Why #TigerWife And Facebook Are Not Role Models

Rupert Murdoch pie

[credit provider=”AP Photo”]

At a grocery checkout line the other day in my neighbourhood in Singapore where I’m based, a teenager was asking her mother about Wendi Deng. She asked if her mother thinks Wendi Deng is a role model. Her mother, shocked, exclaimed “No she is not!”Almost everyone knows who Wendi Deng is by now, but in case you don’t, read this Reuters article. The problem is that in this part of Asia, in particular, China and Hong Kong, while many people can see through the #TigerWife drama, there are still many young Asian women out there with an ambition and set to grow up and “be just like Wendi Deng”. There is even a Facebook fanpage.

I must state here that while I work in media and know friends who have worked with Ms Deng when she was interning at StarTV in Hong Kong, a channel owned by Murdoch, I don’t know Deng personally and am not commenting on her personal nature — this article mainly refers to the ‘tiger wife’ label linked to the recent incident involving Deng.

The Chinese forums are abuzz about ‘Tiger Wife’. Is she a role model or is she not? In China Daily, her role as a ‘tiger wife’ is examined and summed up the Chinese netizens’ thoughts on the matter.

Meanwhile, in an article in AFP:

“…netizens said Deng “should be praised for protecting her husband” and that her lightning reactions would “boost the positive image of Murdoch” as well as “improve the image of Asian women in Western eyes.”

In an article in Sydney Morning Herald, the author posed a question:
“Despite feminism and female advancement, more modern women want to marry a rich man than women in the 1940s. So has feminism failed?”

China has a population of an estimated 1.4 billion, and from that, a sizable number of women executives, many of whom may seek their fortunes and destinies in foreign lands.

Imagine what would happen in the corporate world and what values that would be perpetuated by the women who follow Deng’s footsteps.

This brings us to the point on ambition.

Ambition vs Aspiration

Many years ago, I asked a former schoolmate I know when we started out in the working world what defines her. She said confidently, “Ambition.” I knew she would go places, sensing her purpose so early on. Thank goodness, it was the good kind of ‘ambition’ i.e. she’s not afraid to learn the ropes, put in the hours and doing a great job.

We, both men and women alike, always thought that ambition is a must-have to succeed in this world. But, have we paused to think of what we know as ambition, is really?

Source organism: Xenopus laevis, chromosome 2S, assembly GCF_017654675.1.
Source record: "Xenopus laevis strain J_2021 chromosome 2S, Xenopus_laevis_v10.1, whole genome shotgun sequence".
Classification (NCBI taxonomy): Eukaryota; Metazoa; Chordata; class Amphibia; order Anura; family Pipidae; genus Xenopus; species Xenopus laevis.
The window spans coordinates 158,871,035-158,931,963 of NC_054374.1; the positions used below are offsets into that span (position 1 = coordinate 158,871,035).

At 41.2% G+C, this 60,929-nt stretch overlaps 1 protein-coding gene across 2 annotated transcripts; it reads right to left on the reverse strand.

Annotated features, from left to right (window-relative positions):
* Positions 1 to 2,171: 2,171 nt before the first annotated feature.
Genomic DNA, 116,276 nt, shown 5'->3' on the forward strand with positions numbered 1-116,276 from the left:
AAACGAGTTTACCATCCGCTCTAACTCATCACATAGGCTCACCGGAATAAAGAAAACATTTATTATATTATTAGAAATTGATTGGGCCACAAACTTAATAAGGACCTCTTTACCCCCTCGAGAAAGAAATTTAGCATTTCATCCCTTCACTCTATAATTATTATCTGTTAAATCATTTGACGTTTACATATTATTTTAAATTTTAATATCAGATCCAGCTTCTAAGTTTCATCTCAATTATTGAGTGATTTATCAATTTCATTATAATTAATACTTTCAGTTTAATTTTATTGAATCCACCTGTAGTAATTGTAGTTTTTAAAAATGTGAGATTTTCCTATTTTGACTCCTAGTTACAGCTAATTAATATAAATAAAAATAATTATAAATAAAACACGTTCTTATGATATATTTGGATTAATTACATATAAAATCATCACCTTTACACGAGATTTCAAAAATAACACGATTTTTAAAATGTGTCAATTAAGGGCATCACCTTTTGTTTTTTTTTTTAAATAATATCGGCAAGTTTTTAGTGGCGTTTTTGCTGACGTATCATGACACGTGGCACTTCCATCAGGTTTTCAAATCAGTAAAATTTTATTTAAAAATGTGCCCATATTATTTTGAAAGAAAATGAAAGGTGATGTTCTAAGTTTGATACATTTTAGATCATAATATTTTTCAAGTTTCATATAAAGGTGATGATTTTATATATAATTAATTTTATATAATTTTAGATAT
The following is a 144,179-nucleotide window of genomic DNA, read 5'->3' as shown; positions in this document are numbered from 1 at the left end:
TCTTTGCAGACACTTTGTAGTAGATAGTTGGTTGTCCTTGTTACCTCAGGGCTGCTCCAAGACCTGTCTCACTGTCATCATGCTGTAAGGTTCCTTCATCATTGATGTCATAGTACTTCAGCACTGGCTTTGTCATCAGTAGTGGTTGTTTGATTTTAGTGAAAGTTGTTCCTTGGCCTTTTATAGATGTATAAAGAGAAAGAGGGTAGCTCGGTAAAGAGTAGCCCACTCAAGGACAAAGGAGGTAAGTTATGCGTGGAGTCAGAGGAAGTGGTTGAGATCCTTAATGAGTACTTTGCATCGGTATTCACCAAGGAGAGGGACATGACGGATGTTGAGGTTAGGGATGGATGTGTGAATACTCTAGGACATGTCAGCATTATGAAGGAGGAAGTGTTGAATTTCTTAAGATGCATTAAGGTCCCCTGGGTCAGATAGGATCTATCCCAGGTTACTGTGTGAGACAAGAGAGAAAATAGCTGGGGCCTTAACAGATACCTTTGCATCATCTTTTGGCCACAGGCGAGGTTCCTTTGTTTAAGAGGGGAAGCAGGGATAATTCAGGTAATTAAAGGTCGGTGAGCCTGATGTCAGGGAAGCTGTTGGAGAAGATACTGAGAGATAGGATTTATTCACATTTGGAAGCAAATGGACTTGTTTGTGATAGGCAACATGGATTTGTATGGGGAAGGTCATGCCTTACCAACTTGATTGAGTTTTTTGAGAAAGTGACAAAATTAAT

I believe that there should be a mixture of ambition (of the good kind) or drive, PLUS aspiration.

According to Mark Goulston, M.D., a well-respected business advisor and coach trained as a clinical psychiatrist: “Aspiration directs you towards a goal fuelled by passion and ambition.”

It’s not about getting = ambition. It’s about growing towards = aspiration.

Now, let’s translate this to role models in business…

Facebook vs LinkedIn

In actual fact, the main factor which spurred me to write this article was not Wendi Deng but the following TechCrunch article (See: Attn Entrepreneurs: Mark Zuckerberg isn’t the role model. Reid
Hoffman is

More often than not, sexy stories (i.e. Facebook) get picked up easily. That’s why I particularly appreciated this article by Sarah Lacy – a take on how quiet businesses with good values (as opposed to Facebook’s manifesto which prompted this hacker group’s plan to bring down Facebook on 5 November) can sometimes be overlooked.

Facebook may have its masses but LinkedIn has been bringing in profits steadily.

On LinkedIn, as a profitable Web 2.0 business:

“..LinkedIn now has an IPO priced at $45 a share, or $4 billion-plus valuation, the highest valuation for an Internet company debut since Google…. LinkedIn that is the first social network to go public, the first multi-billion Web 2.0 IPO.”

In comparing Facebook’s PR coverage scores to LinkedIn’s lesser headline count, Lacy wrote:

[However]… “A lot of times the companies we should be writing about more than we do are admittedly boring infrastructure or enterprise software names. But there’s a category of consumer names that should be sexy, but for whatever reason don’t get the hype.”

I believe in good businesses, and have always appreciated the amount of thought LinkedIn puts into its interface for its users. The company chose to take the seemingly boring path and chose to make hard decisions which paid off in the long run. Does this sound eerily familiar — i.e. Microsoft vs Apple?

So this brings us back to this: how does one define a role model, person or company? Does one take the short cut, which comes with certain sacrifices that may go against the ‘do-no-harm’ ethos, or the longer and perhaps boring path to success?

In writing this, I came to reflect upon the following story in which a judo association has finally agreed to confer a 10th degree black belt to a 98-year old judo woman sensei.

According to San Francisco Gate:

“She gave up marriage and left her homeland to dedicate her life to judo, fighting gender discrimination that kept her at lower belt levels decades longer than men less skilled than she.”

“…”All my life,” Fukuda said, “this has been my dream.”‘

Now that, to me, is a true role model.